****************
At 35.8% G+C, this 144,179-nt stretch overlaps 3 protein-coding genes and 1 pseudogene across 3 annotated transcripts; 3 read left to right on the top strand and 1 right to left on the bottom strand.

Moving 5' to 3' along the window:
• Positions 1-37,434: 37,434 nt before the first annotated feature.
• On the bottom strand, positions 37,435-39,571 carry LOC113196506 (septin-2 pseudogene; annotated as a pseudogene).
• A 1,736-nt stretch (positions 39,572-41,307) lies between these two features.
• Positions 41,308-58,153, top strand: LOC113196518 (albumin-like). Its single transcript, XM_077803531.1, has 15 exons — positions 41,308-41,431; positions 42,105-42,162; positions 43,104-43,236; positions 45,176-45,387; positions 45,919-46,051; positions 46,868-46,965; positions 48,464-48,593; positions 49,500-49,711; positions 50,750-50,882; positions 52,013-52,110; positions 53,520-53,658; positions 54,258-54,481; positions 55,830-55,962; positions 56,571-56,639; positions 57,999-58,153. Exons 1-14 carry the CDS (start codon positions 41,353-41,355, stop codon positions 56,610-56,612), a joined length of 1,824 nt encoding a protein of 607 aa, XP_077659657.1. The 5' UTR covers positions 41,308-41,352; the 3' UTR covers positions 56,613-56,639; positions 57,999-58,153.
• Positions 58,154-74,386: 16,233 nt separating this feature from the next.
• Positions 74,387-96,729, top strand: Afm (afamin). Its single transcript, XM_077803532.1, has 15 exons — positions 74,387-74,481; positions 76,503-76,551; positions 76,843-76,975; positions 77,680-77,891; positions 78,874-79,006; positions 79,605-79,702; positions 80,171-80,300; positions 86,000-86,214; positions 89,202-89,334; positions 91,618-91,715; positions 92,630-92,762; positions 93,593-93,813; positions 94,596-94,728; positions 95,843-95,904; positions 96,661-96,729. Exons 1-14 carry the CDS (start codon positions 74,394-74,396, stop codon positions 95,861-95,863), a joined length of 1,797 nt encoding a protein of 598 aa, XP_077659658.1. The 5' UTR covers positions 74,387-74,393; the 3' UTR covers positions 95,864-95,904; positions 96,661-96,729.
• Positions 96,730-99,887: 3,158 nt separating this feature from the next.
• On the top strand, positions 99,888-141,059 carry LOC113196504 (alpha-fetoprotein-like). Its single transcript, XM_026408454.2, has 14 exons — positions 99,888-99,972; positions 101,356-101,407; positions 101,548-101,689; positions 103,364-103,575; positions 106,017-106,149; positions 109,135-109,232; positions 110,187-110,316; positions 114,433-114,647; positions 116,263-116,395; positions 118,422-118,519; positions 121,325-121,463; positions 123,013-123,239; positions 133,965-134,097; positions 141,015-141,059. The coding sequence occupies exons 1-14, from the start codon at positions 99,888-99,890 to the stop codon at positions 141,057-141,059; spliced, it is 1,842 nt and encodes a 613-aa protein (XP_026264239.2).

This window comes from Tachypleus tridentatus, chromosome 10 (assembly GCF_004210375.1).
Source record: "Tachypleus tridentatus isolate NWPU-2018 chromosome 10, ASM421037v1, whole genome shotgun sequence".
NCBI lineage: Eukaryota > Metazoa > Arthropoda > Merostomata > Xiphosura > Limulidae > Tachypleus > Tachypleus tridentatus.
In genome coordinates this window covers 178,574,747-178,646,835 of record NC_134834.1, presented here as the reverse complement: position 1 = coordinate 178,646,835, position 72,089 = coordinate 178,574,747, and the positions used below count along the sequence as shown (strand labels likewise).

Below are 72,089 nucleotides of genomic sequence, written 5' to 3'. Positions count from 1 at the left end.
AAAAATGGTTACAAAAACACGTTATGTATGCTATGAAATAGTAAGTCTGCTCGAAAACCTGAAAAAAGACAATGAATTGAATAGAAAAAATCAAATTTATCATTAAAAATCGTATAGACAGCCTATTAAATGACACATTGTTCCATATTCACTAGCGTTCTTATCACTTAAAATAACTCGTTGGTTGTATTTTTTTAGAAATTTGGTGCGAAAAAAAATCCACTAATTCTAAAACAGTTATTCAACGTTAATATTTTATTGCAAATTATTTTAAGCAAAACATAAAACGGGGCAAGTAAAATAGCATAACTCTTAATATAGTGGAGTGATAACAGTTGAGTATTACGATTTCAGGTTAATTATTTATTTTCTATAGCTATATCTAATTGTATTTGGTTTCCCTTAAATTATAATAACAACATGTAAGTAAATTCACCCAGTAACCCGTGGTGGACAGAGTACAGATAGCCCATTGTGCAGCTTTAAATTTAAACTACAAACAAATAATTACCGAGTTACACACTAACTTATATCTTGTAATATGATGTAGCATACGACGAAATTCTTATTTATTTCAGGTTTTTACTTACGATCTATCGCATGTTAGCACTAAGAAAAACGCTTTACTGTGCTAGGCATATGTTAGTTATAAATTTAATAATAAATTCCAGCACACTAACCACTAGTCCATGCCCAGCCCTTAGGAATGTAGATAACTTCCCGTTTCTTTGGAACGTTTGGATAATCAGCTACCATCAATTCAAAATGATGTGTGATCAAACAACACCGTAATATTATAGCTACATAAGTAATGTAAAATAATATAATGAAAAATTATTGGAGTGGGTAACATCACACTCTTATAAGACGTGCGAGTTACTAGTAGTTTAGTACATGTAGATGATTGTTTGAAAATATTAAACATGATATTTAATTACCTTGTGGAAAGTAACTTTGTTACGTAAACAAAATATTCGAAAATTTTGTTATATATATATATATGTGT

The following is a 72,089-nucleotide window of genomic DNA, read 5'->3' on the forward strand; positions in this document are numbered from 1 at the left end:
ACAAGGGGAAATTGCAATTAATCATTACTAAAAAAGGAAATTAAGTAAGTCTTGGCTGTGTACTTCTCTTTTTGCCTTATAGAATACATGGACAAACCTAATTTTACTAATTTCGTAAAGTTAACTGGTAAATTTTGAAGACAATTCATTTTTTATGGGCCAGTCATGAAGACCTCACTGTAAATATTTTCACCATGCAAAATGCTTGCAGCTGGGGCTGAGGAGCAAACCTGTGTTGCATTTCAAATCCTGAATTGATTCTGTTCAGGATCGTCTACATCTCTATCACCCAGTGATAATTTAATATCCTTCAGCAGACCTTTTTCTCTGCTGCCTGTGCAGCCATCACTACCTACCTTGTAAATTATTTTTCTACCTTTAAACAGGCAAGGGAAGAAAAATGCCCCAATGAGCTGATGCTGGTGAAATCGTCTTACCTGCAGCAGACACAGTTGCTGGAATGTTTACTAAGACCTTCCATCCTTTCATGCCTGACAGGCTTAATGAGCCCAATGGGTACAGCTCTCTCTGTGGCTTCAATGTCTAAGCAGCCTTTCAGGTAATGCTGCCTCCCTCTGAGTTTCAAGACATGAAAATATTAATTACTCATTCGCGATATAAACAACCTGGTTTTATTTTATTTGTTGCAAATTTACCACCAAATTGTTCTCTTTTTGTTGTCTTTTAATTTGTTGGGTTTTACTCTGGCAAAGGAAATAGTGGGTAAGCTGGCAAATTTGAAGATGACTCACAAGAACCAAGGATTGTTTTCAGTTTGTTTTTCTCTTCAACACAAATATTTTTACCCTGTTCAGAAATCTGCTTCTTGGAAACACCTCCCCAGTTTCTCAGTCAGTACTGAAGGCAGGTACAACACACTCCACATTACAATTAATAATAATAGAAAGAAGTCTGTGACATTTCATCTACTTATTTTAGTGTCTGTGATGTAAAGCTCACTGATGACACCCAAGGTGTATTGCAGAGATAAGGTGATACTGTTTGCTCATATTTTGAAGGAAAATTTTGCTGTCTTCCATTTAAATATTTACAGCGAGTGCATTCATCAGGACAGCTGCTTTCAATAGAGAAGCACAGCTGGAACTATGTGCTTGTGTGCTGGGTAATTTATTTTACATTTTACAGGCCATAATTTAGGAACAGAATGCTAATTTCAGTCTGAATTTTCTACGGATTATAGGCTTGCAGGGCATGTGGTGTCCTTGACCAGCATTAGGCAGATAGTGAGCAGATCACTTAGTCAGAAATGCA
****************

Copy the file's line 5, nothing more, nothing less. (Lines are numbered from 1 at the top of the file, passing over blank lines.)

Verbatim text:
• A 1,736-nt stretch (positions 39,572-41,307) lies between these two features.